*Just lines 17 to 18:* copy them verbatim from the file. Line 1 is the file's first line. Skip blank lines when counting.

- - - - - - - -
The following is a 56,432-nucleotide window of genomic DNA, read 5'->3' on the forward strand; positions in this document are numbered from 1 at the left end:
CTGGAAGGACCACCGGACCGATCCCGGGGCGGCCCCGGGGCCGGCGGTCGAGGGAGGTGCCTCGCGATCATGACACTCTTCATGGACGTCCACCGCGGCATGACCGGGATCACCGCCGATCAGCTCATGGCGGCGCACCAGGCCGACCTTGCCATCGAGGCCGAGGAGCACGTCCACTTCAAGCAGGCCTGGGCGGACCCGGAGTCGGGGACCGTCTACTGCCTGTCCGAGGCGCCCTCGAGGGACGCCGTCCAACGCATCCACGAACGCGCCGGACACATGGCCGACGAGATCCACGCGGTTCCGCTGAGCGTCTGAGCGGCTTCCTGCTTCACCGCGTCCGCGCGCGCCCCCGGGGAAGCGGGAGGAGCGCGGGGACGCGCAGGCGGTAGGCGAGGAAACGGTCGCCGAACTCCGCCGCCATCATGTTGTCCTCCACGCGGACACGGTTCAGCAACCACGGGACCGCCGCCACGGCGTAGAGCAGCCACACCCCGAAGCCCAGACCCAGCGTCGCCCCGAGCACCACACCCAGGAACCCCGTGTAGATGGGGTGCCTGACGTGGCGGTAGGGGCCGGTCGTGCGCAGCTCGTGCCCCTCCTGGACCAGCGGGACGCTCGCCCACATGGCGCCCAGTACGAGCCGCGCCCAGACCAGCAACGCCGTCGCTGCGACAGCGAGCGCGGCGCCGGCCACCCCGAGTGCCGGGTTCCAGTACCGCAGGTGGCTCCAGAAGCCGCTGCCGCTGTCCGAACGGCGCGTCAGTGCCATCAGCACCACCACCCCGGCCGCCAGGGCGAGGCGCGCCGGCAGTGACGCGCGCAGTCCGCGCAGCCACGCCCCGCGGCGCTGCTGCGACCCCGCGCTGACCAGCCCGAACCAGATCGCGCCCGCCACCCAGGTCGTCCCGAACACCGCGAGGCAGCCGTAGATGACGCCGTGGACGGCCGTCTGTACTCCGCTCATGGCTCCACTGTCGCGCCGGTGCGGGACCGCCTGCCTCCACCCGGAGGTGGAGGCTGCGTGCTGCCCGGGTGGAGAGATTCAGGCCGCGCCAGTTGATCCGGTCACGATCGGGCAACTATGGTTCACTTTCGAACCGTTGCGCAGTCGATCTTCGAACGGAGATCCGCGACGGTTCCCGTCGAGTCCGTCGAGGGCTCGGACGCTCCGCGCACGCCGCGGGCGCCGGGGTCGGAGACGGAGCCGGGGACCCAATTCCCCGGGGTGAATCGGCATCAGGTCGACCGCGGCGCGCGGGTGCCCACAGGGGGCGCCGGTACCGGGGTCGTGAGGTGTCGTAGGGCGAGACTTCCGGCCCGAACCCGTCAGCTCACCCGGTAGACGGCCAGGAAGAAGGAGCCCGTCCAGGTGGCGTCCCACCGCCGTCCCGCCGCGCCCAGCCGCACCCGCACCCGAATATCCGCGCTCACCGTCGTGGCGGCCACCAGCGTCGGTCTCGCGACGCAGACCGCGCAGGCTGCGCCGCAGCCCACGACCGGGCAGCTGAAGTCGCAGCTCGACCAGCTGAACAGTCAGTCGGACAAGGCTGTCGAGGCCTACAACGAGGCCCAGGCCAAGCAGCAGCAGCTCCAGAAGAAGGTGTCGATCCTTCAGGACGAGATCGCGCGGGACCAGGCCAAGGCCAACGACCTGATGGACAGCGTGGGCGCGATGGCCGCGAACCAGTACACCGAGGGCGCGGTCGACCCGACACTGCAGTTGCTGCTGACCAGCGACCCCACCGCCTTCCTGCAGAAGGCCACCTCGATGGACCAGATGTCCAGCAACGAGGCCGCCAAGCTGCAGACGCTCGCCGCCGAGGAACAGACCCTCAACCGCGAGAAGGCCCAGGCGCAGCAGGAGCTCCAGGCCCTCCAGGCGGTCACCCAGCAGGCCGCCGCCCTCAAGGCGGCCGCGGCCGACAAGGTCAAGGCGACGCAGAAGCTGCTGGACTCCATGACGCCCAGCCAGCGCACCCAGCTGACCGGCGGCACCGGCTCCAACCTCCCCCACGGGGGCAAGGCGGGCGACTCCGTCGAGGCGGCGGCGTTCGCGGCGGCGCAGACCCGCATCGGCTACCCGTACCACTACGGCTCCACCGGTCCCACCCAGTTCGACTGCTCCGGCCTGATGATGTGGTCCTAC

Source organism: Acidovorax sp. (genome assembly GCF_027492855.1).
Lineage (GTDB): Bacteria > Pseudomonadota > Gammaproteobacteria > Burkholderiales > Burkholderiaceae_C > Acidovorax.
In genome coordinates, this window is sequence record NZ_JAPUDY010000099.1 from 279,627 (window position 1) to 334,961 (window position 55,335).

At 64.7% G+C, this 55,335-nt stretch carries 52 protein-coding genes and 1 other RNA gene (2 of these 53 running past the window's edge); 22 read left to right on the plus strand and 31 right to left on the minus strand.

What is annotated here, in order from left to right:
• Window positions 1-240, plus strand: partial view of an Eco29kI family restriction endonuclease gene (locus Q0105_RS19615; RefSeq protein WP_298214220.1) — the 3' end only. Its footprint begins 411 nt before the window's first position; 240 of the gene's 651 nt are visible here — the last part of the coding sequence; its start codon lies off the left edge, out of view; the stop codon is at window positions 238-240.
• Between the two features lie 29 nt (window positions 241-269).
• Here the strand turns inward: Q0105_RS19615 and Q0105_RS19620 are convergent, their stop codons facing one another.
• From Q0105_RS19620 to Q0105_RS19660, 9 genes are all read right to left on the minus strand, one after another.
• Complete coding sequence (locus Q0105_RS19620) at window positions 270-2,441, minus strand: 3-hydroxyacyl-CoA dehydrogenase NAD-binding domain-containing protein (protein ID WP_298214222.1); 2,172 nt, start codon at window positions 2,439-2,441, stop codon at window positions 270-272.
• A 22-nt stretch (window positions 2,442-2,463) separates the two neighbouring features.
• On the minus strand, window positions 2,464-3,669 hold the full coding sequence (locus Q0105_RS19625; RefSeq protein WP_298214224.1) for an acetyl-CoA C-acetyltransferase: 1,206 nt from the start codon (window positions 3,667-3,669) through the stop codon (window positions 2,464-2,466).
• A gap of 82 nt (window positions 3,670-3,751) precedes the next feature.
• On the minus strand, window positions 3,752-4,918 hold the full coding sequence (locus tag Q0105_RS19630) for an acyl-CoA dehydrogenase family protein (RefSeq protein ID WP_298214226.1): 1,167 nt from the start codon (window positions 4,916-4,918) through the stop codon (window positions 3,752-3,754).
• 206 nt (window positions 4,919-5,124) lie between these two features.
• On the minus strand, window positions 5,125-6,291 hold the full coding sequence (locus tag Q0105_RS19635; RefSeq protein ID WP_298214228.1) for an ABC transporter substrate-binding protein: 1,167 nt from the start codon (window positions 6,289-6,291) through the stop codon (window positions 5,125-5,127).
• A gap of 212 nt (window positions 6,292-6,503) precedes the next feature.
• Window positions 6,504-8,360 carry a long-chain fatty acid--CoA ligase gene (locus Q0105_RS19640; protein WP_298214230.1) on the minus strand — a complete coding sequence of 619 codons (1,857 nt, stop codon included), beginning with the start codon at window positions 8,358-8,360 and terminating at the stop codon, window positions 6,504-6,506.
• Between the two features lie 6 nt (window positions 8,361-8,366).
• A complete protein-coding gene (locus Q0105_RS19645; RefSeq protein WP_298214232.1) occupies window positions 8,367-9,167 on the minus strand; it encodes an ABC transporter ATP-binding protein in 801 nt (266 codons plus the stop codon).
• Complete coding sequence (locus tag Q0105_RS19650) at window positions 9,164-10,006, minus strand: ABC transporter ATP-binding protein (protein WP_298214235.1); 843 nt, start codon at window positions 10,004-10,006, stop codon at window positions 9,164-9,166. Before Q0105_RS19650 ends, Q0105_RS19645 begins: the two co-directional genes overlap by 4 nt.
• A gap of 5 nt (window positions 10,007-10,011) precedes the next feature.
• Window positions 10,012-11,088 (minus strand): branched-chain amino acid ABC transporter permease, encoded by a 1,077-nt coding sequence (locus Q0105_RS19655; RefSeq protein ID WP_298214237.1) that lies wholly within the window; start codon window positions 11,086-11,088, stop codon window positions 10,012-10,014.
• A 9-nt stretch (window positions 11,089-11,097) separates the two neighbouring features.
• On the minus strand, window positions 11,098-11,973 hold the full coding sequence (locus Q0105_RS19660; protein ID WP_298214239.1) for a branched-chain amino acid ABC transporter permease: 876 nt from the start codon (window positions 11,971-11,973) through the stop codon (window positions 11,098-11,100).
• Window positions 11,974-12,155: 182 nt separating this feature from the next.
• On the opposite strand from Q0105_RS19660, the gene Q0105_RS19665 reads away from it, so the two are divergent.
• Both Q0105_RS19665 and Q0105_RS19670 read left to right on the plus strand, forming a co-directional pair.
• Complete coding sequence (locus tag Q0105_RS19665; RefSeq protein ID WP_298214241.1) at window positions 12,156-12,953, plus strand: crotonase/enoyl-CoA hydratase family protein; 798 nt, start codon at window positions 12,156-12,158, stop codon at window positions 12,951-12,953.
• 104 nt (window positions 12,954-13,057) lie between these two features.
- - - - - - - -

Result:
• 206 nt (window positions 4,919-5,124) lie between these two features.
• On the minus strand, window positions 5,125-6,291 hold the full coding sequence (locus tag Q0105_RS19635; RefSeq protein ID WP_298214228.1) for an ABC transporter substrate-binding protein: 1,167 nt from the start codon (window positions 6,289-6,291) through the stop codon (window positions 5,125-5,127).